In his letter to the Galatians, Paul reminds the Galatian congregations of the gifts they have received through Christ.
Paul believes those who are following the false gods of the world or following the false teachers are at risk of becoming orphaned … at risk of losing their faith family and inheritance.
Paul recognized that the gifts of the Spirit unite us and point us beyond the gifts themselves … toward God and toward life with one another … toward a life as a vested, involved member of a community … of a family.
Christ changes orphans into adopted children … and because we have been adopted, we become heirs.
The Spirit goes where the people are in Luke’s recounting of what happens at the table in Jerusalem… and the Spirit bestows a multitude of gifts upon them … and upon us … through our faith.
And these gifts … the fruits as Paul calls them … are love, joy, peace, patience, kindness, generosity, faithfulness, gentleness, and self-control. These are all fruits that shape our relationship with one another and that mark our life in Christ.
Of today’s passage, theologian John Frederick once wrote:
“Holiness doesn’t happen on spiritual autopilot.”
“No,” Frederick continues, “we are sanctified by actively following in the footsteps of the faithful obedience of the Son. We do this not to earn our salvation, but to demonstrate it through our works, and to work out our salvation with fear and trembling by the power that God provides through the Holy Spirit.”
“Holiness doesn’t happen on Spiritual autopilot.”
Being on autopilot is what happens when we follow tradition … or in the Galatians’ case … the law … and believe that is all we need to do … that’s all that we are called to do. While Paul believed the law helped protect the children as they grew spiritually, he argued that it wasn’t what led to righteousness, as some of the Pharisees and teachers argued.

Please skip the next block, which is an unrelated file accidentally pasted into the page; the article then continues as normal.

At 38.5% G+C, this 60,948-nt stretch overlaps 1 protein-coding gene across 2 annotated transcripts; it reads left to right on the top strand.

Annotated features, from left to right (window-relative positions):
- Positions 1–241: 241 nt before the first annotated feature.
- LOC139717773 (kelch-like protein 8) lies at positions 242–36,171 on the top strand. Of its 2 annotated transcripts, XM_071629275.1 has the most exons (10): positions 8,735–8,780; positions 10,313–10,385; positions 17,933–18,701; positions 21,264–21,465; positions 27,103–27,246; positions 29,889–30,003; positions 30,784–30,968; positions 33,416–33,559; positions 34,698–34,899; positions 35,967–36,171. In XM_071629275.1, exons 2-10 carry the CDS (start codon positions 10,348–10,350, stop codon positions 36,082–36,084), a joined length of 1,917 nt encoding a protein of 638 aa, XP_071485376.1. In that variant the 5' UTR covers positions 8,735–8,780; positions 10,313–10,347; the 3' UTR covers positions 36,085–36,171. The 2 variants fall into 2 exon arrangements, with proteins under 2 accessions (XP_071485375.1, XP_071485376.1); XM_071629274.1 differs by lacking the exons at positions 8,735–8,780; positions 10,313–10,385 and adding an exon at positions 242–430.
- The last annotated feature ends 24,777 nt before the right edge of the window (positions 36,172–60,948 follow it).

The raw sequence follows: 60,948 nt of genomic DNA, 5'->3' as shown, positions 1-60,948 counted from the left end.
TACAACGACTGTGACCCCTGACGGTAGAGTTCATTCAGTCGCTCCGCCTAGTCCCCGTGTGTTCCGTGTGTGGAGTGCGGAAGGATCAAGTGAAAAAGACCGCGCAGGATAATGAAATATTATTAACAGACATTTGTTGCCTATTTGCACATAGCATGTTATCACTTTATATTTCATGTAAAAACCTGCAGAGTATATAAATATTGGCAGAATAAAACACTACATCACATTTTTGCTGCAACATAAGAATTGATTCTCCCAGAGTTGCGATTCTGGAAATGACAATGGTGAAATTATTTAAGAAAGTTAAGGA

The actions of the Spirit are what made things possible.
During a podcast on today’s portion of Paul’s letter to the Galatians, Lutheran scholar Craig Koester points out that the Spirit and not the law makes faith and love possible.
Love cannot be legislated, love has to be evoked and that is what God does through the gospel. Something has to awaken joy within us … something has to call it forth in us … a sense of goodness … a sense of promise … a sense of something more.
This is when we live into and fully realize the inheritance we’ve received … it’s when we move from simply being a child … into being something more … into being someone whose actions are guided by love.
This leaves each of us with a question that’s acutely appropriate for Pentecost … “How do I live out the gifts that God has given me through the coming of the Spirit?”
This means turning off the autopilot … getting our hands dirty … both spiritually and physically … it means that the gift we’ve received … the gift of God’s expansive, unconditional love … the gift of grace … this inheritance is the connective tissue between the children … between each of us.
Today’s prayer of the day opened with two words … “Abba Father” … “dear Father.”
Words that affirm our place in the family as children of God … and affirm our connection to our brothers and sisters … a reminder and an affirmation that we are not alone and we belong.
Two words that point us toward something beyond ourselves … toward love-filled … joy-filled … lives inspired and evoked by the Spirit within our hearts … an inheritance that we are called to share with all.